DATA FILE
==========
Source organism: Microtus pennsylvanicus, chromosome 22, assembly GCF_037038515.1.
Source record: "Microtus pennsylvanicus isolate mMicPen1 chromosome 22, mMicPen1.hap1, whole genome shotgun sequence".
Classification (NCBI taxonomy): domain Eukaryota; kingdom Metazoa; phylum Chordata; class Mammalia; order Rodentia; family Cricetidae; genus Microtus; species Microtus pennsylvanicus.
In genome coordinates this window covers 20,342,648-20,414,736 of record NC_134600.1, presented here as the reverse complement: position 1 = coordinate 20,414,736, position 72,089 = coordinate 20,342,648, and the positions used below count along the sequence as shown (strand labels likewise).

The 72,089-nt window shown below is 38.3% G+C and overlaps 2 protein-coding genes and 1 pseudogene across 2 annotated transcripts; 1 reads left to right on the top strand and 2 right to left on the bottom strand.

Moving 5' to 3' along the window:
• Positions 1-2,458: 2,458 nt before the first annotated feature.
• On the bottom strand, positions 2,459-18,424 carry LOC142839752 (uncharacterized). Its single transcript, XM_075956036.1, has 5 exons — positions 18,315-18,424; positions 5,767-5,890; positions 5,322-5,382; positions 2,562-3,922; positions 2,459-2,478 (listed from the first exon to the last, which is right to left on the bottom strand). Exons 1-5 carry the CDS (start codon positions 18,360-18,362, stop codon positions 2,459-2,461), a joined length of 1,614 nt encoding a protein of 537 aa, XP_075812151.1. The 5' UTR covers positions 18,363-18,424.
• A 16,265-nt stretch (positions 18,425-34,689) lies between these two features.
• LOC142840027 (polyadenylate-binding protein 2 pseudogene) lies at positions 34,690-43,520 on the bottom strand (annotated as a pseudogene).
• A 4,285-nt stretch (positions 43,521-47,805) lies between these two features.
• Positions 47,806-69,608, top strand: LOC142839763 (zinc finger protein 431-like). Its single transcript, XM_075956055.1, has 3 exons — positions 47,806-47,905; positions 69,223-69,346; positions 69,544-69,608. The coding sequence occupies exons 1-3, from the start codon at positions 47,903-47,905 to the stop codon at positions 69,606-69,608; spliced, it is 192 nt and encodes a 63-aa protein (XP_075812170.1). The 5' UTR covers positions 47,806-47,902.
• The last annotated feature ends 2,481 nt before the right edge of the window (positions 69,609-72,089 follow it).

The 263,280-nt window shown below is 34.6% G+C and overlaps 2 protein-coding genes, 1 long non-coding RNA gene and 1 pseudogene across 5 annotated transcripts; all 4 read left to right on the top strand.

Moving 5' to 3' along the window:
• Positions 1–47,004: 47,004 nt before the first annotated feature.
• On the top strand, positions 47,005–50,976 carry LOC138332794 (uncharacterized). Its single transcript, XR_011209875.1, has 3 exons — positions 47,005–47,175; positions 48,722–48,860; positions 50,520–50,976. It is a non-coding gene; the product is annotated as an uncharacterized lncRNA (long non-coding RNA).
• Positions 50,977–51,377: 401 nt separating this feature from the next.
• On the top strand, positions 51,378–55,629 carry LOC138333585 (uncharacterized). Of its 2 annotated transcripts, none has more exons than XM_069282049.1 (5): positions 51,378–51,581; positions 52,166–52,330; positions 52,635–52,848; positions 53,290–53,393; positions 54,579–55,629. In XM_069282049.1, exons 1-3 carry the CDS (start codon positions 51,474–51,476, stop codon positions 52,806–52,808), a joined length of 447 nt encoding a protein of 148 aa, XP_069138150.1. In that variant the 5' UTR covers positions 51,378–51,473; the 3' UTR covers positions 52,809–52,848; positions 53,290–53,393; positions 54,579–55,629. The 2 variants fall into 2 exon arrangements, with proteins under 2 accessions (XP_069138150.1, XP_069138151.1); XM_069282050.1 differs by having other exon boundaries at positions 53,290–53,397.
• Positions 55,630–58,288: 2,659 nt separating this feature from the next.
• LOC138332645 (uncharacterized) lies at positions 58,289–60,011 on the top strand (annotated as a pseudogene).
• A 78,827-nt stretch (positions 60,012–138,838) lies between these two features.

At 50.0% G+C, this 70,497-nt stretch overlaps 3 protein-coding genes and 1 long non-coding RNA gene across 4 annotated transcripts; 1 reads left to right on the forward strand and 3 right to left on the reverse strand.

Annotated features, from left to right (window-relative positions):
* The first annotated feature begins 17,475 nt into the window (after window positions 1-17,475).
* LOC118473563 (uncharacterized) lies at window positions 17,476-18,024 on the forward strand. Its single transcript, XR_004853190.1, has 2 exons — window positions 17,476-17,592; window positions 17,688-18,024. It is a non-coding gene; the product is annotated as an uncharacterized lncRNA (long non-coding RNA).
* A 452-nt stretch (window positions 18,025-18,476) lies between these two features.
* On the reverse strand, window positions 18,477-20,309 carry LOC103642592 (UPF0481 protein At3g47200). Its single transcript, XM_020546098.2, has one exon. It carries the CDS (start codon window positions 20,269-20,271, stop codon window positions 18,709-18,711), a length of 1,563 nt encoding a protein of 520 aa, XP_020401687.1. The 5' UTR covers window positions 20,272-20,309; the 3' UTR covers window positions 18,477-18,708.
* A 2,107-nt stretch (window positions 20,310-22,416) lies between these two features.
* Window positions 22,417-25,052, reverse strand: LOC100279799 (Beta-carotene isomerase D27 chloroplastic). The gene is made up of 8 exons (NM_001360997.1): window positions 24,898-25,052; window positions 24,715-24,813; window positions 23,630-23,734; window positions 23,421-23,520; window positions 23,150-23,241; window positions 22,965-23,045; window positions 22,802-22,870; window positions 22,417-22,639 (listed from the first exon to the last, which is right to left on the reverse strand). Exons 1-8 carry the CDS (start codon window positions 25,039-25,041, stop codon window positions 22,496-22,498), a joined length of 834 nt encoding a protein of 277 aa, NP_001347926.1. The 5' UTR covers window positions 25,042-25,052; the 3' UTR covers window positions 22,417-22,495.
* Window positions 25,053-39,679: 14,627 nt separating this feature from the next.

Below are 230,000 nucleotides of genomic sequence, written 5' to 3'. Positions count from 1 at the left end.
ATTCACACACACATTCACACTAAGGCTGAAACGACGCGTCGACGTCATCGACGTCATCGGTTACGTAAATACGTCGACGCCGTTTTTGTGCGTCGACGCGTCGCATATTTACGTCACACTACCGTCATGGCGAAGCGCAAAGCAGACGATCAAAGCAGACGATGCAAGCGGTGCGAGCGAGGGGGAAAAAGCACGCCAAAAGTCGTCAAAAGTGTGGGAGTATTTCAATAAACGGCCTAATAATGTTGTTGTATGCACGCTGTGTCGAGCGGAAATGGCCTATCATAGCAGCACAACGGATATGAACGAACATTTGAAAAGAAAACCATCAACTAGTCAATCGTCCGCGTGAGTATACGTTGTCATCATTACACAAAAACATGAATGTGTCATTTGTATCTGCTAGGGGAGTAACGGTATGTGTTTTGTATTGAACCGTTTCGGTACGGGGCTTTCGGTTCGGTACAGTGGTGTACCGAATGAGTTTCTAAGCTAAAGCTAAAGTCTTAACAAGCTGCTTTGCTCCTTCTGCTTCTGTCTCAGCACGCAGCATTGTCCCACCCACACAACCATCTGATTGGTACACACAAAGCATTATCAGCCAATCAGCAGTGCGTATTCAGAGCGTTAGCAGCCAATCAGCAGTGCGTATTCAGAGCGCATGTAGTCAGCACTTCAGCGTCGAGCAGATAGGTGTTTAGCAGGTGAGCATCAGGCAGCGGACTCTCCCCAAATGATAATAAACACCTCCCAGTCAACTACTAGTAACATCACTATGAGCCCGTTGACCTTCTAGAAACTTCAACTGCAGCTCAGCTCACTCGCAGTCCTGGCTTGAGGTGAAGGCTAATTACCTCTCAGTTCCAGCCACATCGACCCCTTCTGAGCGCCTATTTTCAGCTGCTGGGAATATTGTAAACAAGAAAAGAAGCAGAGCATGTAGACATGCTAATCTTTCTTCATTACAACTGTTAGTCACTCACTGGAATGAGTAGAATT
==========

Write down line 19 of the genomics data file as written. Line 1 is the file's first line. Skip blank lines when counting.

• On the top strand, positions 51,378–55,629 carry LOC138333585 (uncharacterized). Of its 2 annotated transcripts, none has more exons than XM_069282049.1 (5): positions 51,378–51,581; positions 52,166–52,330; positions 52,635–52,848; positions 53,290–53,393; positions 54,579–55,629. In XM_069282049.1, exons 1-3 carry the CDS (start codon positions 51,474–51,476, stop codon positions 52,806–52,808), a joined length of 447 nt encoding a protein of 148 aa, XP_069138150.1. In that variant the 5' UTR covers positions 51,378–51,473; the 3' UTR covers positions 52,809–52,848; positions 53,290–53,393; positions 54,579–55,629. The 2 variants fall into 2 exon arrangements, with proteins under 2 accessions (XP_069138150.1, XP_069138151.1); XM_069282050.1 differs by having other exon boundaries at positions 53,290–53,397.